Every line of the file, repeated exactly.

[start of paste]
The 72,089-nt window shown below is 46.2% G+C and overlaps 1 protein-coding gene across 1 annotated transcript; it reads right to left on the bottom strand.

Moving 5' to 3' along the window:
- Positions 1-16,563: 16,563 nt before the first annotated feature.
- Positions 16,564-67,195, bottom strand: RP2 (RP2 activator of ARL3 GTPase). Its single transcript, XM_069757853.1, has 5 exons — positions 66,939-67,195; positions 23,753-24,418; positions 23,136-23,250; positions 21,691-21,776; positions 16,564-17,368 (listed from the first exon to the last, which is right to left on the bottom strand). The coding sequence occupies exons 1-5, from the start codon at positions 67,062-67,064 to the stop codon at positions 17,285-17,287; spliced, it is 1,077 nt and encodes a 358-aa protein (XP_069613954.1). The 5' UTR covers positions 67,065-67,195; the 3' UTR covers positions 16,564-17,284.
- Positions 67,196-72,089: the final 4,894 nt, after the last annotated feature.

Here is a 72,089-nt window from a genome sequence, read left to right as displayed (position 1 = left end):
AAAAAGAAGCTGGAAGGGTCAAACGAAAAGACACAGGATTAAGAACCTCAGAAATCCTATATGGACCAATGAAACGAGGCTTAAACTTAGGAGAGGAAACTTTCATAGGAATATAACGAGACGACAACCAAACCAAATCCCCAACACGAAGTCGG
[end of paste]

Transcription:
The 72,089-nt window shown below is 46.2% G+C and overlaps 1 protein-coding gene across 1 annotated transcript; it reads right to left on the bottom strand.

Moving 5' to 3' along the window:
- Positions 1-16,563: 16,563 nt before the first annotated feature.
- Positions 16,564-67,195, bottom strand: RP2 (RP2 activator of ARL3 GTPase). Its single transcript, XM_069757853.1, has 5 exons — positions 66,939-67,195; positions 23,753-24,418; positions 23,136-23,250; positions 21,691-21,776; positions 16,564-17,368 (listed from the first exon to the last, which is right to left on the bottom strand). The coding sequence occupies exons 1-5, from the start codon at positions 67,062-67,064 to the stop codon at positions 17,285-17,287; spliced, it is 1,077 nt and encodes a 358-aa protein (XP_069613954.1). The 5' UTR covers positions 67,065-67,195; the 3' UTR covers positions 16,564-17,284.
- Positions 67,196-72,089: the final 4,894 nt, after the last annotated feature.

Here is a 72,089-nt window from a genome sequence, read left to right as displayed (position 1 = left end):
AAAAAGAAGCTGGAAGGGTCAAACGAAAAGACACAGGATTAAGAACCTCAGAAATCCTATATGGACCAATGAAACGAGGCTTAAACTTAGGAGAGGAAACTTTCATAGGAATATAACGAGACGACAACCAAACCAAATCCCCAACACGAAGTCGG